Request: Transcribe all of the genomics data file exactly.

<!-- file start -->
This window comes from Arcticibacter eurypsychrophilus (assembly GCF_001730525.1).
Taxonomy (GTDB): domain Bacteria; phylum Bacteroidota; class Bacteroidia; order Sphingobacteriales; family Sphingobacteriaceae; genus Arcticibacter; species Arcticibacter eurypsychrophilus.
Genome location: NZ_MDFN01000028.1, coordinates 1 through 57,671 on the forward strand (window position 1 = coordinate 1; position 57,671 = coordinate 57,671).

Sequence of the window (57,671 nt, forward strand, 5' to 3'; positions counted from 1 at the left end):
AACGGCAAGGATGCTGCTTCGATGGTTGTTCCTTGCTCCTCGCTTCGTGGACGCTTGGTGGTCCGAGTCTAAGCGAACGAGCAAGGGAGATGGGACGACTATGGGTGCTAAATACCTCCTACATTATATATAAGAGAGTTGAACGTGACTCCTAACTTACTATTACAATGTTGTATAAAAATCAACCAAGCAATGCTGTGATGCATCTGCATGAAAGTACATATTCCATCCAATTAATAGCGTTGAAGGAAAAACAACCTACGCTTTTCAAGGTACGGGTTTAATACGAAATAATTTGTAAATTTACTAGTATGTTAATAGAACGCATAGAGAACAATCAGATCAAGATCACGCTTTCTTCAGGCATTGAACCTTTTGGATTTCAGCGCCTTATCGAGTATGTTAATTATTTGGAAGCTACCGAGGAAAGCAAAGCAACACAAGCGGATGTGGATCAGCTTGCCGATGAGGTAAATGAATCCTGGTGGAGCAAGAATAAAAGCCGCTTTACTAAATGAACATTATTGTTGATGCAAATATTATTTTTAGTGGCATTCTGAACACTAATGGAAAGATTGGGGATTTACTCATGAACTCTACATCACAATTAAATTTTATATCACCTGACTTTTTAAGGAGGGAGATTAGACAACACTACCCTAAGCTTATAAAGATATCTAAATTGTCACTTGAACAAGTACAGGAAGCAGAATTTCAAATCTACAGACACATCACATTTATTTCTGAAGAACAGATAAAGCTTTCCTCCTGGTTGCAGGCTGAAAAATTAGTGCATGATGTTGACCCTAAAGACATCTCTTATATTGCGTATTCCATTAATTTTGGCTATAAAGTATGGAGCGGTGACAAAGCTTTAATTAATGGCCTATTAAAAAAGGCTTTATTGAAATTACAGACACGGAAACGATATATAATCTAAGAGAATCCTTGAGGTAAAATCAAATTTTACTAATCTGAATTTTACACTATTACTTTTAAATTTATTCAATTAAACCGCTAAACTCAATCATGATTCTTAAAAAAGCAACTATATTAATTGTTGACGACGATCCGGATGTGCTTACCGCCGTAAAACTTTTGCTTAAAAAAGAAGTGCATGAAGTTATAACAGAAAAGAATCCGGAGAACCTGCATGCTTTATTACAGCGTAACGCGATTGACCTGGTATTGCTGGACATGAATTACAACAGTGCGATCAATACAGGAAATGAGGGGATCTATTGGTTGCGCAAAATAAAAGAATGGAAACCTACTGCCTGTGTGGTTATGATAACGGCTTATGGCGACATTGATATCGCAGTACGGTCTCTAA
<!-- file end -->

This window comes from Arcticibacter eurypsychrophilus (assembly GCF_001730525.1).
Taxonomy (GTDB): domain Bacteria; phylum Bacteroidota; class Bacteroidia; order Sphingobacteriales; family Sphingobacteriaceae; genus Arcticibacter; species Arcticibacter eurypsychrophilus.
Genome location: NZ_MDFN01000028.1, coordinates 1 through 57,671 on the forward strand (window position 1 = coordinate 1; position 57,671 = coordinate 57,671).

Sequence of the window (57,671 nt, forward strand, 5' to 3'; positions counted from 1 at the left end):
AACGGCAAGGATGCTGCTTCGATGGTTGTTCCTTGCTCCTCGCTTCGTGGACGCTTGGTGGTCCGAGTCTAAGCGAACGAGCAAGGGAGATGGGACGACTATGGGTGCTAAATACCTCCTACATTATATATAAGAGAGTTGAACGTGACTCCTAACTTACTATTACAATGTTGTATAAAAATCAACCAAGCAATGCTGTGATGCATCTGCATGAAAGTACATATTCCATCCAATTAATAGCGTTGAAGGAAAAACAACCTACGCTTTTCAAGGTACGGGTTTAATACGAAATAATTTGTAAATTTACTAGTATGTTAATAGAACGCATAGAGAACAATCAGATCAAGATCACGCTTTCTTCAGGCATTGAACCTTTTGGATTTCAGCGCCTTATCGAGTATGTTAATTATTTGGAAGCTACCGAGGAAAGCAAAGCAACACAAGCGGATGTGGATCAGCTTGCCGATGAGGTAAATGAATCCTGGTGGAGCAAGAATAAAAGCCGCTTTACTAAATGAACATTATTGTTGATGCAAATATTATTTTTAGTGGCATTCTGAACACTAATGGAAAGATTGGGGATTTACTCATGAACTCTACATCACAATTAAATTTTATATCACCTGACTTTTTAAGGAGGGAGATTAGACAACACTACCCTAAGCTTATAAAGATATCTAAATTGTCACTTGAACAAGTACAGGAAGCAGAATTTCAAATCTACAGACACATCACATTTATTTCTGAAGAACAGATAAAGCTTTCCTCCTGGTTGCAGGCTGAAAAATTAGTGCATGATGTTGACCCTAAAGACATCTCTTATATTGCGTATTCCATTAATTTTGGCTATAAAGTATGGAGCGGTGACAAAGCTTTAATTAATGGCCTATTAAAAAAGGCTTTATTGAAATTACAGACACGGAAACGATATATAATCTAAGAGAATCCTTGAGGTAAAATCAAATTTTACTAATCTGAATTTTACACTATTACTTTTAAATTTATTCAATTAAACCGCTAAACTCAATCATGATTCTTAAAAAAGCAACTATATTAATTGTTGACGACGATCCGGATGTGCTTACCGCCGTAAAACTTTTGCTTAAAAAAGAAGTGCATGAAGTTATAACAGAAAAGAATCCGGAGAACCTGCATGCTTTATTACAGCGTAACGCGATTGACCTGGTATTGCTGGACATGAATTACAACAGTGCGATCAATACAGGAAATGAGGGGATCTATTGGTTGCGCAAAATAAAAGAATGGAAACCTACTGCCTGTGTGGTTATGATAACGGCTTATGGCGACATTGATATCGCAGTACGGTCTCTAA